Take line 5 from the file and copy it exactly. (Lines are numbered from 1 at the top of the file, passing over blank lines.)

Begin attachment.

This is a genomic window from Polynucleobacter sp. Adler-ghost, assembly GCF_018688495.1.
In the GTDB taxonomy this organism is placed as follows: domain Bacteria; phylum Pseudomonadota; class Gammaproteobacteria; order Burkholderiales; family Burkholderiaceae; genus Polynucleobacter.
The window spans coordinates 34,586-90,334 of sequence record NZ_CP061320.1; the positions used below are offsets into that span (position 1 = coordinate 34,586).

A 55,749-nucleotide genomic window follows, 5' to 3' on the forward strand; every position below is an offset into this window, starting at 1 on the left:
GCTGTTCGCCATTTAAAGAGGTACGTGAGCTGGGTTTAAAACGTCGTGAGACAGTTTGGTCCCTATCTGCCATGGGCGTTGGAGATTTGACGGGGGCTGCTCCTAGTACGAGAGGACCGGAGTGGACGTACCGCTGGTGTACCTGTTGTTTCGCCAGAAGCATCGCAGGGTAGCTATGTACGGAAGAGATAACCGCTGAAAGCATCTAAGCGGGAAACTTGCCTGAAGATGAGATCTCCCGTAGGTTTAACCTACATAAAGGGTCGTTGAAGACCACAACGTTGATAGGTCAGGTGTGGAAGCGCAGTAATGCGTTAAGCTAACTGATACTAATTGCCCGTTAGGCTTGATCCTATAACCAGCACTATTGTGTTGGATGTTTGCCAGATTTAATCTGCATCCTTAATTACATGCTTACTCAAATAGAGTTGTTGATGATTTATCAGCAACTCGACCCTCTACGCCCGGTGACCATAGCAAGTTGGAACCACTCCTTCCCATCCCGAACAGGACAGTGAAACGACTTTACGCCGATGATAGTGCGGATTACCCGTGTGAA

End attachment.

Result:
GCTGTTCGCCATTTAAAGAGGTACGTGAGCTGGGTTTAAAACGTCGTGAGACAGTTTGGTCCCTATCTGCCATGGGCGTTGGAGATTTGACGGGGGCTGCTCCTAGTACGAGAGGACCGGAGTGGACGTACCGCTGGTGTACCTGTTGTTTCGCCAGAAGCATCGCAGGGTAGCTATGTACGGAAGAGATAACCGCTGAAAGCATCTAAGCGGGAAACTTGCCTGAAGATGAGATCTCCCGTAGGTTTAACCTACATAAAGGGTCGTTGAAGACCACAACGTTGATAGGTCAGGTGTGGAAGCGCAGTAATGCGTTAAGCTAACTGATACTAATTGCCCGTTAGGCTTGATCCTATAACCAGCACTATTGTGTTGGATGTTTGCCAGATTTAATCTGCATCCTTAATTACATGCTTACTCAAATAGAGTTGTTGATGATTTATCAGCAACTCGACCCTCTACGCCCGGTGACCATAGCAAGTTGGAACCACTCCTTCCCATCCCGAACAGGACAGTGAAACGACTTTACGCCGATGATAGTGCGGATTACCCGTGTGAA